PSA Peugeot Citroën and Ford said today that the companies have decided to independently develop and manufacture their larger diesel engines displacing more than 2-liters starting in 2015. The announcement, likely the result of the PSA and General Motors JV announced in February, ends a 12-year business relationship.
Peugeot’s expertise in diesel engines as Europe’s second largest automaker was a major factor in helping Ford Europe recover from a disastrous management decision that ignored the rising penetration of diesel engines during the late nineties. Excellent fuel economy and favorable tax treatment in the EU started a trend in diesel engine use – as much as 40% or more in some segments, which continues to this day.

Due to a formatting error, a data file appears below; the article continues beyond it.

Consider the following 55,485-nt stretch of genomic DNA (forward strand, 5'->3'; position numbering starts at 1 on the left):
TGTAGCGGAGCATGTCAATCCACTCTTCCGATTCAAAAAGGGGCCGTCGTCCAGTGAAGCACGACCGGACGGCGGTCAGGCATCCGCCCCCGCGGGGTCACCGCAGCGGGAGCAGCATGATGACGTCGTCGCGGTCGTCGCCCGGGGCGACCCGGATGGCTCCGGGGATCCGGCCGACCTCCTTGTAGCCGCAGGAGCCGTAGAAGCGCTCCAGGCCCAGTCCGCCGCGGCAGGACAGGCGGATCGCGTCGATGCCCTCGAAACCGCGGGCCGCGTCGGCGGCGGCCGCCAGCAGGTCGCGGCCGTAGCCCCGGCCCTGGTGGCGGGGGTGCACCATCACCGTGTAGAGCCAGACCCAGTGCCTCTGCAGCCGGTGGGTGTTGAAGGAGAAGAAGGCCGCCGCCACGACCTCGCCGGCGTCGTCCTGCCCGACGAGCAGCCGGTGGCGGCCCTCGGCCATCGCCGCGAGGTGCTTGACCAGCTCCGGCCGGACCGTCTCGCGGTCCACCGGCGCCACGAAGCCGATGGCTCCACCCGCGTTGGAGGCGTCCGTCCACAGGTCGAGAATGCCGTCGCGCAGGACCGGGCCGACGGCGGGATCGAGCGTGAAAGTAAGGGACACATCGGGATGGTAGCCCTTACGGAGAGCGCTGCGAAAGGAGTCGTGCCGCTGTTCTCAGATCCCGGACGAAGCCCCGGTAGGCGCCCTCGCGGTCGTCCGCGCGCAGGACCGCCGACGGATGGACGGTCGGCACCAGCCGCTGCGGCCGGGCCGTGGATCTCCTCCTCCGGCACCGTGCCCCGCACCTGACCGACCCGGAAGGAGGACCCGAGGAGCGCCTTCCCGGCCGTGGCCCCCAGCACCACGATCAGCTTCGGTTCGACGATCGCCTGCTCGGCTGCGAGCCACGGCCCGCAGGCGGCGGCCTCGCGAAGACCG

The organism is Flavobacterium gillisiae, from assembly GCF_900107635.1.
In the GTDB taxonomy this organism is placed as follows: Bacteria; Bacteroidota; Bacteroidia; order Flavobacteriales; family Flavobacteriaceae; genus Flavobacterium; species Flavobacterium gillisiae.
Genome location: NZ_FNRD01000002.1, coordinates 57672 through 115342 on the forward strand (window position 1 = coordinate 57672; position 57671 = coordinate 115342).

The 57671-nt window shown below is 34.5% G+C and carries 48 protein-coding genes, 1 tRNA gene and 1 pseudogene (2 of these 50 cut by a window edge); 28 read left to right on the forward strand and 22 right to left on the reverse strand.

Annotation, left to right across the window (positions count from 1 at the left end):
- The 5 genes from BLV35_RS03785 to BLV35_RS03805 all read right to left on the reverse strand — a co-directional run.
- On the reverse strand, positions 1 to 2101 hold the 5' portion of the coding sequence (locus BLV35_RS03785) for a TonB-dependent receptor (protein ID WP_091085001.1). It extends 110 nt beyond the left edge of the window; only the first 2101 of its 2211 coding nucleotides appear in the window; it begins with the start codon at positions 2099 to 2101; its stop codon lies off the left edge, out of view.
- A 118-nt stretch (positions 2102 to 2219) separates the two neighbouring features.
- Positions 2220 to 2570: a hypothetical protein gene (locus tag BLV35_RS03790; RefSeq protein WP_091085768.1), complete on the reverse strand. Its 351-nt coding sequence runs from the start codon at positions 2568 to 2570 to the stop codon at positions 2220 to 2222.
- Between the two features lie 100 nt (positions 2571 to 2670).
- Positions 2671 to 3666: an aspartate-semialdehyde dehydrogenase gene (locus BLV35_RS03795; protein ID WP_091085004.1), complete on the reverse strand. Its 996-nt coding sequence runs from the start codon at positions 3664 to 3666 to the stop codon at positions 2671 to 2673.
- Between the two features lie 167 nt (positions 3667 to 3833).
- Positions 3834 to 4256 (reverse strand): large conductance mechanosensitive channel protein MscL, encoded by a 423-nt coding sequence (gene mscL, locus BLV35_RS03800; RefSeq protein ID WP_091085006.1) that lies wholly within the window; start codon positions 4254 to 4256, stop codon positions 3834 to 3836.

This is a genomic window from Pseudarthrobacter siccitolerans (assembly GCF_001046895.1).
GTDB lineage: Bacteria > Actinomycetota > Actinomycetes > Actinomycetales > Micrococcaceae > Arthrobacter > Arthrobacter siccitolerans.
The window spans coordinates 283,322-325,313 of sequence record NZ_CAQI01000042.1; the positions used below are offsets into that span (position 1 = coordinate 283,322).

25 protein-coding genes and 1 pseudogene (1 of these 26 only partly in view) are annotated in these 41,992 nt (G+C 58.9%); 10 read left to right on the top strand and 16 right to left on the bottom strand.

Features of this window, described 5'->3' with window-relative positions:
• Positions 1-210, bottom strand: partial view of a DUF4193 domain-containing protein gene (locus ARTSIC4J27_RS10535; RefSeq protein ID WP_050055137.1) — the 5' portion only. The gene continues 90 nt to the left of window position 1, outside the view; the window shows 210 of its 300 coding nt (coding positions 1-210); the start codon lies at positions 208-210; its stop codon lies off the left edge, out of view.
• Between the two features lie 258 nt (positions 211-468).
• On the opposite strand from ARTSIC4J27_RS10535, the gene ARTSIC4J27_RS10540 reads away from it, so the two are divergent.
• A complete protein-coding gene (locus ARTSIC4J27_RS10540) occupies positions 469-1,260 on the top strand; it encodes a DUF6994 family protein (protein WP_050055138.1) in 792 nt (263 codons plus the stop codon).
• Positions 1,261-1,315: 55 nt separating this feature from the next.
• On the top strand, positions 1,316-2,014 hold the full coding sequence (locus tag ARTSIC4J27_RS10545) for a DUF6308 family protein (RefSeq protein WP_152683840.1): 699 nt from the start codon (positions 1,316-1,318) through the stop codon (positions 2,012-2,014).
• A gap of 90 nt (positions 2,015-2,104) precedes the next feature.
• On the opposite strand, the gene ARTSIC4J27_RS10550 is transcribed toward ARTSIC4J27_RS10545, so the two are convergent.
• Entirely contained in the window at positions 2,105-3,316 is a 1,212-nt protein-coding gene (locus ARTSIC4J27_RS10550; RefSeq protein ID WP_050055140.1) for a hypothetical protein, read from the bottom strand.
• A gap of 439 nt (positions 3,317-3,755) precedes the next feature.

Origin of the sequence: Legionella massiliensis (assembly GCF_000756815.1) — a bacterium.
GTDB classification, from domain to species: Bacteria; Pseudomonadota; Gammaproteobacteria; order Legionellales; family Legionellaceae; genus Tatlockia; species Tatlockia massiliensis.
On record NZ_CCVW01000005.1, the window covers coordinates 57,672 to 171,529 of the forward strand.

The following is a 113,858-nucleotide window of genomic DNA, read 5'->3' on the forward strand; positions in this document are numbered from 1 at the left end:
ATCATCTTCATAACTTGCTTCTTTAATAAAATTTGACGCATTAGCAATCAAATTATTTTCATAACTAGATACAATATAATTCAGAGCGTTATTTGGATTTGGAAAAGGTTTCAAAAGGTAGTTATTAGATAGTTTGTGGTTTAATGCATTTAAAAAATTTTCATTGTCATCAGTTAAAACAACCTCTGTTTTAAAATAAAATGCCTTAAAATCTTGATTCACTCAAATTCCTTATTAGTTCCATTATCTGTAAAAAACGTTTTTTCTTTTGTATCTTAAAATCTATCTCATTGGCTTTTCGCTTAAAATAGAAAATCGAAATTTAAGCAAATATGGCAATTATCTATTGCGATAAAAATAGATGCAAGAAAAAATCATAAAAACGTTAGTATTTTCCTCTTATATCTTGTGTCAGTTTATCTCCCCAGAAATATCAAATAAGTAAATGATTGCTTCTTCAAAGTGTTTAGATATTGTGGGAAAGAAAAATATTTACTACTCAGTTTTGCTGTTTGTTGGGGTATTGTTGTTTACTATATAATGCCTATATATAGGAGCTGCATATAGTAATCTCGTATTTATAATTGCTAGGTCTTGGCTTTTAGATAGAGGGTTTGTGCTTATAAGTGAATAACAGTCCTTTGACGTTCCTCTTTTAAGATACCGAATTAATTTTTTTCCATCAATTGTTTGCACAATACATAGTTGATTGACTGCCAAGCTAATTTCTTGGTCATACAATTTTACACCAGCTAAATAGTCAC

Production of the smaller 1.4-liter to 1.6-liter diesel engines will continue through the imposition of Euro 6 emissions legislation, which goes into effect in 2014. The decision will only initially affect commercial vehicles – Ford Transit – from mid-decade. In the U.S. Ford will build Transit commercial vans for the first time next year, supplementing the aging and rollover prone E-Series van. An unspecified diesel engine option will be available in both cargo and passenger versions of the Transit in the U.S.
In a separate action, the U.S. Securities and Exchange Commission yesterday granted confidential treatment to General Motors for some sections of required SEC filings covering commercial or financial information about the PSA deal.